We got out early this morning to water the baby trees, and found cottonwood tree leaves in the lawn. Okay–let’s call it what passes for lawn at my house.
The cottonwoods lose about half their leaves between mid-July and mid-August. Maybe more if it’s been a dry year. For me, it’s the start of Autumn.
According to the “old” calendar, Autumn begins on August 2, cross-quarter between the Solstice (June 21) and the Equinox (September 21), when the days shorten perceptibly. Just as February 2 is the start of Spring, when the days lengthen perceptibly.
Of course, it depends on where you live.
And here, thriving in the ashes of the burn pile, are morning glories. Glorious this morning.
If you’re gardening today, I hope the weeds are few and the rain is just right.
Here’s a tree that’s doing well despite the lack of rain. It was here when we arrived–almost two decades ago. It looks like and grows like a maple, the leaves turning bright yellow in fall, with roots above the ground and lots of suckers needing to be cut.
We’re promised rain later today, and the radar shows us covered in green. Fingers crossed.
I went out back yesterday, and in addition to experiencing the ridiculous heat index of 100 plus degrees Fahrenheit, I experienced dismay at seeing cottonwood tree leaves. Yellow and on the ground. My six-year-old trees, stressed to the max, and it’s only mid-July. Darn.
Cottonwoods, native to the Midwest, typically lose leaves in late summer or early fall. Or when it’s extremely dry or unusually hot. No, it’s not late summer. But the heat and lack of rain has caught up with the trees. They’ve shed about 10 percent of their leaves, which helps the tree survive. All the extension office websites I checked agree that the trees aren’t in danger. Yet.
Is there a lesson in that? For me? For you? For the country?
I’m at that point with my work in progress (WIP). Time to chalk it up as a bad experience, lessons learned, and move on. Maybe I’ll give up writing altogether–or so I tell my fabulous editor/coach.
No, no, no, she emails back. You’re closer than you think.
And while I’m cogitating, Jim asks me what I want to do with the ‘old tree out back’. This poor thing was a 40 foot cottonwood that has been here since before the acreage was divided and the house was built some 30 years ago. It’s been dying a slow and painful death since we moved in. This spring, Jim cut the tree down and left the stump.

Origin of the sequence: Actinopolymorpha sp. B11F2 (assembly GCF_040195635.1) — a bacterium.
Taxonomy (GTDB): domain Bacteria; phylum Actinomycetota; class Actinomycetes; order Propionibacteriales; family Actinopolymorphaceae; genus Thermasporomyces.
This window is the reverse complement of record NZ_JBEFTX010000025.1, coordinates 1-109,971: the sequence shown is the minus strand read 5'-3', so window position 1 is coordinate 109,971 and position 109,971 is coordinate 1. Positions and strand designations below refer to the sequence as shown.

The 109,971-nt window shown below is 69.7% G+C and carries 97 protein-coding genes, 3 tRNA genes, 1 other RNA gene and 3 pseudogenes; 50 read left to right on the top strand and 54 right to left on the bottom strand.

I thought we’d poly it and use it as a garden seat. I neglected to say the words out loud to Jim, and he left it be. As you see, the tree persists in being something. Not the cottonwood it was. Maybe a cottonwood bush. And surrounding the stump are little trees popping out of the grass. Like so.
I have this notion that I should be able to write three or four novels a year. And I have, but not different books. I’ve rewritten the same book, three times going on four.
Now here I am, at the start of the second year, deciding whether to persist. Have I learned to be more tree-like?
I’ve been trying to grow an apple allée in the back acre. So far, I have six trees, three varieties of apples for cross pollination.
Problem is, the trees aren’t cooperating. One of them keeps falling over.
“You used the wrong soil,” Jim says. And he’s probably right. Instead of plopping the tree into Kansas clay, I mixed in potting soil. The remaining trees are still quite young. It’ll be several years before they grow enough to form the alley, or the path between them.
Just in case you’re wondering, the word allée comes from the French aller, the infinitive meaning ‘to go’.
I’ve been looking for examples of allées, and here is a good one. Driving out of the Rutlader Cemetery–about a mile from our house. I think these are oaks, but honestly, my tree identification skills are not great.
I like to think that someday, my apple allée will look this good.